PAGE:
Governments too are in the business of news.  Most brag of objectivity, but clearly reflect cultural biases and varied definitions of what it means to be democratic. The BBC World Service in the United Kingdom prides itself in its objectivity, but has been accused by conservatives as being too liberal.   The Voice of America (VOA) strives for news objectivity, but many in other parts of the world say its Western perspective is indeed a bias.  In Russia the media is controlled by a more authoritarian government, but that government wants to argue that it’s democratic and fair. China is launching new initiatives in targeted parts of the world, including the US. It admits that it hopes to achieve a better public understanding of its culture, but it also asserts that its policy is to be objective in reporting the news. The fact is, there are competing international newspapers and media networks all over the world, with most asserting that they are objective. But they clearly exist to advance a better understanding of their cultures and perspectives.

Add social media, and the situation becomes even more complicated. Citizens not only talk across borders, but they actually can file stories from cell phones. News organizations are now soliciting social media responses and posting  some of it as news, including video from cell phones.   How can consumers in this kind of situation know what they are getting?  Is it factual?  Is it exaggerated? Is it substantive enough to understand?

Indeed the speed of the media world today tends to short-cut all stories, including the important ones. The intensity of breaking news competition often results in reporting errors that have to be corrected later.  With fewer bureaus, every reporter flocks to where news is breaking, leaving the rest of the world virtually uncovered for long periods of time. Enhancing dramatic values is competitively enticing, so using the camera to make small crowds look large, and editing to make events more exciting, becomes common place. So with this daily barrage of information, do we ever really come to know what actually happened, or understand the context necessary for really understanding the situation?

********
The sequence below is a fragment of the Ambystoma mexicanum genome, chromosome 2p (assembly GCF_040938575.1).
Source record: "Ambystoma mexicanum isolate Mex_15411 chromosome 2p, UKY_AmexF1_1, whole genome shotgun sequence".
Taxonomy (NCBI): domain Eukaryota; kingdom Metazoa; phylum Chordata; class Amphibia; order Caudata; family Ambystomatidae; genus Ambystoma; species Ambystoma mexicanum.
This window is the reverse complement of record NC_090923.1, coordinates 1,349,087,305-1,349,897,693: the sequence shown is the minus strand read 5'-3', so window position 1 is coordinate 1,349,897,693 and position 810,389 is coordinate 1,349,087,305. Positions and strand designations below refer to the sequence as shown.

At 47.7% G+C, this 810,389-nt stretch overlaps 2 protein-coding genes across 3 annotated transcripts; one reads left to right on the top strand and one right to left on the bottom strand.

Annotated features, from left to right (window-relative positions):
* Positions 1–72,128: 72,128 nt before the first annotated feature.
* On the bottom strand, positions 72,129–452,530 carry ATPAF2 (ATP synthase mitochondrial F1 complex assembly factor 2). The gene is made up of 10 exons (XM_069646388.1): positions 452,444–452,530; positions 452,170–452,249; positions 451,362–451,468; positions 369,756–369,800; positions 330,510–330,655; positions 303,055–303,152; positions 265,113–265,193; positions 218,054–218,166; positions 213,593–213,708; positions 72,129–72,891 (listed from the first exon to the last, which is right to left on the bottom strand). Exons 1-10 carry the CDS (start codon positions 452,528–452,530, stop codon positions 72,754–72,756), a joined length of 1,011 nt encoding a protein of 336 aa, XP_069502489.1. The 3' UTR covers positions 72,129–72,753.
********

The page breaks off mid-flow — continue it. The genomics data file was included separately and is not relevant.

The adventure in media ideas I am currently sharing with honors students at TCU is dealing with these very complex issues. In the end, the challenge will be to find a way to make sure every citizen understands how media actually work, and how to become fully and accurately informed on their own.

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Most of the government, education, and business leaders I meet think The Economist is the most influential news magazine in the world. And when examined closely, it turns out to be a great example of how the editors of a primarily print publication are using new technology to make certain they are prepared for inevitable changes in media consumer behavior. And instead of contributing to information clutter, they see it as an opportunity to each week cut through that clutter with a concise, well-organized, look at the entire globe.

To be certain we are currently in the midst of a digital revolution and no one can be certain just how and when it will end. The Economist is a weekly publication, and so each Monday morning the editors gather to plan the content for the following week. Reporters send stories for consideration from all over the world, and by Wednesday the magazine’s many components are coming together.  It is then printed in many international locations, circulated there, and therefore can be in most subscriber’s homes each Monday.

But the magazine is also offered in an i-Pad version which can function as a total magazine substitute. Social media are also used to let subscribers know what is happening more immediately, and the Website is managed so as to stay on top of late breaking news.  And so The Economist is gaining experience in all media and stands ready to adjust to trends as they unfold.  The thinking is that the tablet format, containing almost the entire publication, is likely to be the future. So the business plan is to keep the subscription price the same in all platforms and allow subscribing to all of them by paying a small premium.  In other words, unlike many other publications, the editors intend to charge the same for their content no matter how you get it.

Interestingly enough they also have a new feature print magazine designed to be a cultural lifestyle publication, but there is an i-Pad app for it.  They also have an economic and trade data service  for businesses. And they produce conferences and seminars on hot topics with star participants from business, government and media. All of this is very high quality and aimed at diversifying revenue sources. In this way, financial security is maintained while media roles and consumer behaviors change.

In summary, The Economist’s editors see each medium they use, along with the fact that they cover the entire world each week, as opportunities to concisely cut through information clutter and give a more organized and focused report on what actually happened around the world. And they are betting on media diversity… combining digital media, print, data services, live events, and more… to protect their competitive advantage in the midst of still another uncertain media revolution.